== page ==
Costly Misconceptions About Trademarks

By: Michael J Foycik Jr. 
June 8, 2013 
The author is a patent attorney with over 28 years experience in patents and trademarks. For further information, please email at, or call at 877-654-3336.

Getting a trademark is a great idea, but things may not be that simple.  There are some misconceptions that can cost time, money, or even loss of rights.

One common misconception is that a registered trademark is necessary to have enforceable trademark rights.  We are all familiar with registered trademarks – the kind with the ® registration symbol.  But, trademark rights normally arise from actual use, even for unregistered trademarks.  State courts can enforce such rights arising from actual use, even in the absence of a federally registered trademark.  No registration, no problem – sometimes.

Getting a registered trademark requires filing a trademark application.  Choices need to be made right at the start: actual use or intent-to-use; type of goods/services; logo or word mark.  These choices can have profound consequences.  Even the U.S. Trademark Office recommends having an experienced trademark attorney help with those choices – you'll see the warning for that in the online trademark  application filing forms and elsewhere.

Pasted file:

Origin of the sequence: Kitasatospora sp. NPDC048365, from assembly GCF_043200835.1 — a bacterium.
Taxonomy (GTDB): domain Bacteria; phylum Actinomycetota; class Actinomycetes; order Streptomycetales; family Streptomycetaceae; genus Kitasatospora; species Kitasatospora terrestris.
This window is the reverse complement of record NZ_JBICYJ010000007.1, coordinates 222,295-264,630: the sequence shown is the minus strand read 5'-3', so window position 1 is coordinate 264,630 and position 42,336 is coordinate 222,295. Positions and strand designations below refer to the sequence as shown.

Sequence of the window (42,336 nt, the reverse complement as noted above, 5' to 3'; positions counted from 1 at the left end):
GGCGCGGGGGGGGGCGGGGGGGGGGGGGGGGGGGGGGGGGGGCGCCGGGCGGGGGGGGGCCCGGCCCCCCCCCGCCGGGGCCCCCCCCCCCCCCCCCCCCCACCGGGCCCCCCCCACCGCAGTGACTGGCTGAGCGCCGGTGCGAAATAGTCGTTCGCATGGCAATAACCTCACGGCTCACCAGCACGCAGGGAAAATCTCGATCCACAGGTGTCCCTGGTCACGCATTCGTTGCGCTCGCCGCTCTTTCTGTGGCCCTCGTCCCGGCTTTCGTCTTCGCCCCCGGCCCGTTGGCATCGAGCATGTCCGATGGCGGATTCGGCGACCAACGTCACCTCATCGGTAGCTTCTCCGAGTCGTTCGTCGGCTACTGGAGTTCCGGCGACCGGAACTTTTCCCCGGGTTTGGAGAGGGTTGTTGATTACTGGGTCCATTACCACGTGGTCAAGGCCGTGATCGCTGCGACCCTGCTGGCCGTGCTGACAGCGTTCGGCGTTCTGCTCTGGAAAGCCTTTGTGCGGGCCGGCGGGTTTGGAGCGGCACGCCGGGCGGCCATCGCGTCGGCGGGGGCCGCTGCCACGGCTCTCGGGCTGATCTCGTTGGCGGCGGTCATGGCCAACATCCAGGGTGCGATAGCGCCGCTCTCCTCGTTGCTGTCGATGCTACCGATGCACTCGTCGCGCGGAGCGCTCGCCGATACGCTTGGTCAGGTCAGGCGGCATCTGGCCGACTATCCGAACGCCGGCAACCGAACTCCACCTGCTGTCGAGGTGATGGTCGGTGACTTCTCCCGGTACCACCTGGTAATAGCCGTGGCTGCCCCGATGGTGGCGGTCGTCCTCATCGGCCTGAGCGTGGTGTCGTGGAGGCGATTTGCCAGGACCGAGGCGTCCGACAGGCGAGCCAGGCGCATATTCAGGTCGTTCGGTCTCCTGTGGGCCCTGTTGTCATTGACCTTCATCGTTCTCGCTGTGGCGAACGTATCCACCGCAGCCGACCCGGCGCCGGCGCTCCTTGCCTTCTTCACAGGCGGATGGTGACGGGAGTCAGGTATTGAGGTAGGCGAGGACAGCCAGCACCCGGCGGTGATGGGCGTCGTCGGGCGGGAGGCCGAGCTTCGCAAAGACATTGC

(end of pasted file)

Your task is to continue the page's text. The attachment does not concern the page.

Actual use sounds better than intent-to-use.  Maybe so - unless there is a conflict with another trademark filed on an intent-to-use basis.  Then, surprisingly, the owner of the intent-to-use to application is permitted to introduce evidence of events that show an intent-to-use that has occurred before the application's filing date.  The actual-use applicant does not have the same rights.  Such evidence of intent-to-use can be scant: a mere mention at a business meeting, or an order for design of the mark, for example.  This is peculiar to federal trademarks; state courts can apply their own standards and might well decide specific cases differently.

Choice of goods/services is important: more is better, right?  Not so fast.  Listing multiple catergories is all good and well, until you have to prove actual sales.  Sure, a Statement of Use might work with the U.S. Trademark Office, but at a cost: forfeiture of rights if untrue.  When it comes time to enforce your trademark rights against an infringer, it may become necessary to have proof of use in specific categories of goods.  Listing a few categories of goods is fine, and once you get your trademark registered your future use in other categories will allow you to file further trademark applications for those additional uses.